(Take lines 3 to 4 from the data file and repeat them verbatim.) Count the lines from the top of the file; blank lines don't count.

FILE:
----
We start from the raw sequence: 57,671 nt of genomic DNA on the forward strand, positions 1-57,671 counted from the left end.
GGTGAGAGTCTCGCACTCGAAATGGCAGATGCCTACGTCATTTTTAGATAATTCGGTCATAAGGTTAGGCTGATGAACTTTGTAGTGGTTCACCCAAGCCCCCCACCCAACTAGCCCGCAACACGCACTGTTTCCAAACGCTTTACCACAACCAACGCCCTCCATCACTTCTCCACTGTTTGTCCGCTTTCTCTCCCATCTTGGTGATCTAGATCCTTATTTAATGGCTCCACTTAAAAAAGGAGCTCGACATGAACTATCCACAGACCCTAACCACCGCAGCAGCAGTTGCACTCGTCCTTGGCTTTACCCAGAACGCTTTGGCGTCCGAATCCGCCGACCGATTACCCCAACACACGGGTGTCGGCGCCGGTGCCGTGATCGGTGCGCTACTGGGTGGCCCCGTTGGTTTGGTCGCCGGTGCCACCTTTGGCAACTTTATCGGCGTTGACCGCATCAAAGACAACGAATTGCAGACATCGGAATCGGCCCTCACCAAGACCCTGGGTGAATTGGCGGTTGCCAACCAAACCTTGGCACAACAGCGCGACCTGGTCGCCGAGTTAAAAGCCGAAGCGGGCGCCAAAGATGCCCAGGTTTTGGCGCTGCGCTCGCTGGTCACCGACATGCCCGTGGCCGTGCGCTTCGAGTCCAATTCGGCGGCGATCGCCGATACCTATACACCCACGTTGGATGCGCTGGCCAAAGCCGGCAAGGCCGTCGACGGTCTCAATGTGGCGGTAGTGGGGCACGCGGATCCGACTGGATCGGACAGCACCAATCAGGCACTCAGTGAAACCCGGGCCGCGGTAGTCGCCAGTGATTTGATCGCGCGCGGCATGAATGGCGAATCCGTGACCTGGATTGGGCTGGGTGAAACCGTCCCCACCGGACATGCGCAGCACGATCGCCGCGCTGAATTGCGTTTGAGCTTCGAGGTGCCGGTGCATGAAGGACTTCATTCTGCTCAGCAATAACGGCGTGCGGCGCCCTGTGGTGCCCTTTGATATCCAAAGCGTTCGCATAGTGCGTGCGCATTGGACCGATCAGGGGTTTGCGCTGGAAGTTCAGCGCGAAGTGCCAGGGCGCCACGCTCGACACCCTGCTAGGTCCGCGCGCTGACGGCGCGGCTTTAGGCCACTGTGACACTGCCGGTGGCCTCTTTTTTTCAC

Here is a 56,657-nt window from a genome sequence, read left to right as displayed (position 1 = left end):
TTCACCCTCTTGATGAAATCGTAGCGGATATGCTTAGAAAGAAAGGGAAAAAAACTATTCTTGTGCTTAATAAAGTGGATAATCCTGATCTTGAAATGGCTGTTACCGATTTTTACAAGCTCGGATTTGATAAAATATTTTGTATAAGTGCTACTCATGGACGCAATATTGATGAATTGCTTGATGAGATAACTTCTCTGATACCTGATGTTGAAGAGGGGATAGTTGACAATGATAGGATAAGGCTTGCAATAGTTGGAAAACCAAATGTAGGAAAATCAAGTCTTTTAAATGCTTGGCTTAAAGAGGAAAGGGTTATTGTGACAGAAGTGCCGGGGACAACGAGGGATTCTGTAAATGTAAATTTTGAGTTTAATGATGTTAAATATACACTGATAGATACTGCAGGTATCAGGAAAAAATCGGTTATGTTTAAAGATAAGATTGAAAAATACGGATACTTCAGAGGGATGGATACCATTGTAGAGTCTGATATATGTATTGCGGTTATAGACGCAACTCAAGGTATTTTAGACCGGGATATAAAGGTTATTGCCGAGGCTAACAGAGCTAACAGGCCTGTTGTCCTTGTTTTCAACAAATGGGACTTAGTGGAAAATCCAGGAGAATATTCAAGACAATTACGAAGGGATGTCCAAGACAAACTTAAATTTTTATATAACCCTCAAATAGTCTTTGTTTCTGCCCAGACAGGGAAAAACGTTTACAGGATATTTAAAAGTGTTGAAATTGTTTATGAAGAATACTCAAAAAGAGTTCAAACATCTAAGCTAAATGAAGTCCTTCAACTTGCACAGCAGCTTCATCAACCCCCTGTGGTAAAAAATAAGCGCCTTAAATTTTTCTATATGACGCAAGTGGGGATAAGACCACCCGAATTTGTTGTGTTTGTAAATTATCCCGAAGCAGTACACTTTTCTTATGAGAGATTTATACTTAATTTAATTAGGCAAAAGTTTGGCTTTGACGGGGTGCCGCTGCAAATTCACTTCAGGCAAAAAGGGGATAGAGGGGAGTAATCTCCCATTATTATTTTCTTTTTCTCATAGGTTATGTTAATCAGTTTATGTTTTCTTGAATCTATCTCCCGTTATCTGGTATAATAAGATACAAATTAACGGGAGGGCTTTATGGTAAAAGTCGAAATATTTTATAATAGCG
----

Here is a 56,657-nt window from a genome sequence, read left to right as displayed (position 1 = left end):
TTCACCCTCTTGATGAAATCGTAGCGGATATGCTTAGAAAGAAAGGGAAAAAAACTATTCTTGTGCTTAATAAAGTGGATAATCCTGATCTTGAAATGGCTGTTACCGATTTTTACAAGCTCGGATTTGATAAAATATTTTGTATAAGTGCTACTCATGGACGCAATATTGATGAATTGCTTGATGAGATAACTTCTCTGATACCTGATGTTGAAGAGGGGATAGTTGACAATGATAGGATAAGGCTTGCAATAGTTGGAAAACCAAATGTAGGAAAATCAAGTCTTTTAAATGCTTGGCTTAAAGAGGAAAGGGTTATTGTGACAGAAGTGCCGGGGACAACGAGGGATTCTGTAAATGTAAATTTTGAGTTTAATGATGTTAAATATACACTGATAGATACTGCAGGTATCAGGAAAAAATCGGTTATGTTTAAAGATAAGATTGAAAAATACGGATACTTCAGAGGGATGGATACCATTGTAGAGTCTGATATATGTATTGCGGTTATAGACGCAACTCAAGGTATTTTAGACCGGGATATAAAGGTTATTGCCGAGGCTAACAGAGCTAACAGGCCTGTTGTCCTTGTTTTCAACAAATGGGACTTAGTGGAAAATCCAGGAGAATATTCAAGACAATTACGAAGGGATGTCCAAGACAAACTTAAATTTTTATATAACCCTCAAATAGTCTTTGTTTCTGCCCAGACAGGGAAAAACGTTTACAGGATATTTAAAAGTGTTGAAATTGTTTATGAAGAATACTCAAAAAGAGTTCAAACATCTAAGCTAAATGAAGTCCTTCAACTTGCACAGCAGCTTCATCAACCCCCTGTGGTAAAAAATAAGCGCCTTAAATTTTTCTATATGACGCAAGTGGGGATAAGACCACCCGAATTTGTTGTGTTTGTAAATTATCCCGAAGCAGTACACTTTTCTTATGAGAGATTTATACTTAATTTAATTAGGCAAAAGTTTGGCTTTGACGGGGTGCCGCTGCAAATTCACTTCAGGCAAAAAGGGGATAGAGGGGAGTAATCTCCCATTATTATTTTCTTTTTCTCATAGGTTATGTTAATCAGTTTATGTTTTCTTGAATCTATCTCCCGTTATCTGGTATAATAAGATACAAATTAACGGGAGGGCTTTATGGTAAAAGTCGAAATATTTTATAATAGCG